Overshoot scenarios and their climate response (A3)

Overshoot scenarios and their climate response (A3)

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This report reviews the current literature regarding “overshoot” scenarios where some aspect of the climate such as the temperature or GHG concentrations temporarily exceed a given target. The aim is to characterise such scenarios from Integrated Assessment Models (IAM) and where possible the climate to these scenarios, however most simulations with comprehensive climate models consider only highly idealised extreme scenario of future climate change.

The assessment of IAM literature includes some additional analysis of the IAM scenario database compiled by the IPCC for the 5th Assessment Report from more than 30 different models and several major international model intercomparison projects.

The natural uptake of CO2 by the carbon cycle means that a small degree of atmospheric CO2 concentration overshoot would be recoverable from by natural means. However a predominant feature of ambitious mitigation scenarios is the presence of slightly larger overshoot (in duration or magnitude) which could be facilitated by enhanced Carbon Dioxide Removal (CDR) technologies. These are almost exclusively assumed by IAM to be produced through the combinations of BioEnergy with Carbon Capture and Storage (BECCS) which is the subject of further scrutiny within AVOID reports D2a and D1a. The limits of CCS scalability or land and water availability for bio-fuels are likely to place additional constraints on the feasibility of the majority of the overshoot scenarios described in the IPCC 5th Assessment Report.

We show that uncertainty regarding BECCS availability is the leading order sensitivity for the possible magnitude and duration of a recoverable climate overshoot. Without BECCS the IPCC WG3 database indicates an upper bound to temperature overshoot of 0.1 °C for 40-50 years when still meeting a 2 °C target in 2100. If BECCS is available scenarios in the IPCC WG3 AR5 database suggest that the duration of the overshoot could be halved (25 years) or allowed to become 3 times the size (0.3 °C) with optimistic assumptions about CDR. It should be noted that the limits to the use of CDR in these IPCC WG3 scenarios are a consequence of minimising mitigation costs in these scenarios under a range of different scenario assumptions. Non- cost optimum scenarios incorporating more CDR would also be possible and allow larger overshoots, however availability of BECCS may turnout to be smaller than assumed in the IAM and lead to smaller possible overshoots while still meeting a 2 °C target in 2100.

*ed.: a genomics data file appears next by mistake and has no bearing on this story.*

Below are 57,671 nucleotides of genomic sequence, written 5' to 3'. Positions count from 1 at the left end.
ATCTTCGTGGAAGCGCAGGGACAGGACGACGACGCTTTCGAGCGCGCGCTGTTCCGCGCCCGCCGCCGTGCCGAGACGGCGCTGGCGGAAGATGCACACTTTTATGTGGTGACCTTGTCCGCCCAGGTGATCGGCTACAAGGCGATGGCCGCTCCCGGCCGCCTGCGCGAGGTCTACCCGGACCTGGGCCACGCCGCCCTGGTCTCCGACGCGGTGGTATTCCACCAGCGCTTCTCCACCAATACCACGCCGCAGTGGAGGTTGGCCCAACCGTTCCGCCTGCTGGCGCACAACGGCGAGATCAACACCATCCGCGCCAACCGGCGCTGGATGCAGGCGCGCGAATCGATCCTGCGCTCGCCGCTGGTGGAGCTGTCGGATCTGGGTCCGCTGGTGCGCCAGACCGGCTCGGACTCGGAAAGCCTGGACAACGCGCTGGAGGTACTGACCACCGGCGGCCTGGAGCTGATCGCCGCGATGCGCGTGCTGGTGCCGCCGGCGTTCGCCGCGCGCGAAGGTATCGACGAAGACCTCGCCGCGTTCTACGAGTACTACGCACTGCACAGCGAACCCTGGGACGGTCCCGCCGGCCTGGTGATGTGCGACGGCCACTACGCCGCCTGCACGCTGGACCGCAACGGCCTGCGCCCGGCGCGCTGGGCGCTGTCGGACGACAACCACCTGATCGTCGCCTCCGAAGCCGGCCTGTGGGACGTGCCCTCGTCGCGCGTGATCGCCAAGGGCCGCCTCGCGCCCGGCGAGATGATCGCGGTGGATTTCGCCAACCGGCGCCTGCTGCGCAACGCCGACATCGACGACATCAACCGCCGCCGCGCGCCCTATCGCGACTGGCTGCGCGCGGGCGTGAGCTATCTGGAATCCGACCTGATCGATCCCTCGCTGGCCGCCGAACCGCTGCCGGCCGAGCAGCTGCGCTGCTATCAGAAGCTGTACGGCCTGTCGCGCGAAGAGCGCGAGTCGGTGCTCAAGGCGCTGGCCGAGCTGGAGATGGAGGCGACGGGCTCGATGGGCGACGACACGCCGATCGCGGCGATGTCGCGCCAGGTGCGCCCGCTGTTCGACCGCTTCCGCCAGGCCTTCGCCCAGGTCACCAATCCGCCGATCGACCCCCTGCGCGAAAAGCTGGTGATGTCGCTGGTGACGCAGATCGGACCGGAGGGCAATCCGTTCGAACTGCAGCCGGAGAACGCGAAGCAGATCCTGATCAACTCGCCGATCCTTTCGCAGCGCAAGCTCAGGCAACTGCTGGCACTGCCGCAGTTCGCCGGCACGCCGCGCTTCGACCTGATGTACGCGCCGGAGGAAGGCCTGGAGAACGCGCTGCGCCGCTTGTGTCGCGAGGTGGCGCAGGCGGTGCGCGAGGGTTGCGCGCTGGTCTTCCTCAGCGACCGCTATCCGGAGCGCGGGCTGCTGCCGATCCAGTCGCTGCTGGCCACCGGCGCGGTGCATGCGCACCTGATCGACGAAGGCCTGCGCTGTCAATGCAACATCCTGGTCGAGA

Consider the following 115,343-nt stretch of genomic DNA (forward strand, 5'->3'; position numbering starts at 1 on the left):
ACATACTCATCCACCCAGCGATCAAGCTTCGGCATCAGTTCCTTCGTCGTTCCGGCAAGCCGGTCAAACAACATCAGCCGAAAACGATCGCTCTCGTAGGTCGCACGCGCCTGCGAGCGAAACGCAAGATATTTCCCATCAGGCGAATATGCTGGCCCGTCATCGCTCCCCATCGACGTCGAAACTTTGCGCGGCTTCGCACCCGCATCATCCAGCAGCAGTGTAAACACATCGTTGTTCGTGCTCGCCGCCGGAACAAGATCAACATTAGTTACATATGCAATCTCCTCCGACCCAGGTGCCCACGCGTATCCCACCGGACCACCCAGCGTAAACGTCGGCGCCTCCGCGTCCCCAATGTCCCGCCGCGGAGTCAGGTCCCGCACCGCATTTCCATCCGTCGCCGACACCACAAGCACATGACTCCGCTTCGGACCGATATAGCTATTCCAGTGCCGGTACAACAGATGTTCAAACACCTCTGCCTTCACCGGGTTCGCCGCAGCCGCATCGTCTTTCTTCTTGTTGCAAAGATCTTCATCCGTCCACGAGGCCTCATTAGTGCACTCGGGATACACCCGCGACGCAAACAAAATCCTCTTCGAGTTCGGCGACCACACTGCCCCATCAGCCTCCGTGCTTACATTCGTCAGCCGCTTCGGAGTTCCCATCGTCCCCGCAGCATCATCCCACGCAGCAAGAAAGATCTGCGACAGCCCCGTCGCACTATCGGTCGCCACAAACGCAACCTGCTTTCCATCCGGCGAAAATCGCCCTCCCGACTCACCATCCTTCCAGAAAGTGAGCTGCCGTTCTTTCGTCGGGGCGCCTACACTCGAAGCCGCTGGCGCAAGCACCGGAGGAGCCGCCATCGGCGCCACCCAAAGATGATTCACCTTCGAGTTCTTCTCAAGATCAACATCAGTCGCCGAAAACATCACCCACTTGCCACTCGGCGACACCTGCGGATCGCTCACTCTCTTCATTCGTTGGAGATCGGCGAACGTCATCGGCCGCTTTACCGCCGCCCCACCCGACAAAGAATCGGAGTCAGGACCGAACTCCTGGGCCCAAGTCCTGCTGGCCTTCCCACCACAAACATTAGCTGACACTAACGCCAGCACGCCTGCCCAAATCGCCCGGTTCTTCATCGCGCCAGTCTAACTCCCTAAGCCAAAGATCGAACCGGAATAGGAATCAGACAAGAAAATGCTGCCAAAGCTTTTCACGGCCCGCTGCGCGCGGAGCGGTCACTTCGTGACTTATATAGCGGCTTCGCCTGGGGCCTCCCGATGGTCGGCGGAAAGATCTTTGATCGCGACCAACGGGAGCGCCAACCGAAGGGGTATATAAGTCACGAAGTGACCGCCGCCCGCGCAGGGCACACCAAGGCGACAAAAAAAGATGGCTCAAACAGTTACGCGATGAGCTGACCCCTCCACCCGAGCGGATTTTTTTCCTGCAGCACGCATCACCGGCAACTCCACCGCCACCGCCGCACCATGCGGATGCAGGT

Climate response to an overshoot of atmospheric greenhouse gas concentrations has been examined in a number of studies of idealised emissions and concentration scenarios in Earth System Models (ESM). There is consensus that stabilization of CO2 concentrations, or even global temperatures, does not imply stabilization of all aspects of the climate at the same time. Many parts of the climate system have inherently long time-scale responses (e.g. ice sheets, carbon cycle, ocean heat content) which may take many hundreds to thousands of years to reach a new equilibrium.

An aspect of the physical response for which there has been insufficient study in the available scientific literature to draw firm conclusions about is the temporary resilience of large-scale components of the climate system, such as polar ice sheets or the Amazon forest, to abrupt or irreversible changes during a temperature overshoot of the scale detailed in the IPCC WG3 AR5 scenario database. Whilst it is broadly accepted that there is potential for such changes, and that the probability of them occurring increases at higher temperature, the precise details of the trigger points are still too uncertain to draw robust conclusions about the relative increase in risk posed by temporarily overshooting a climate target.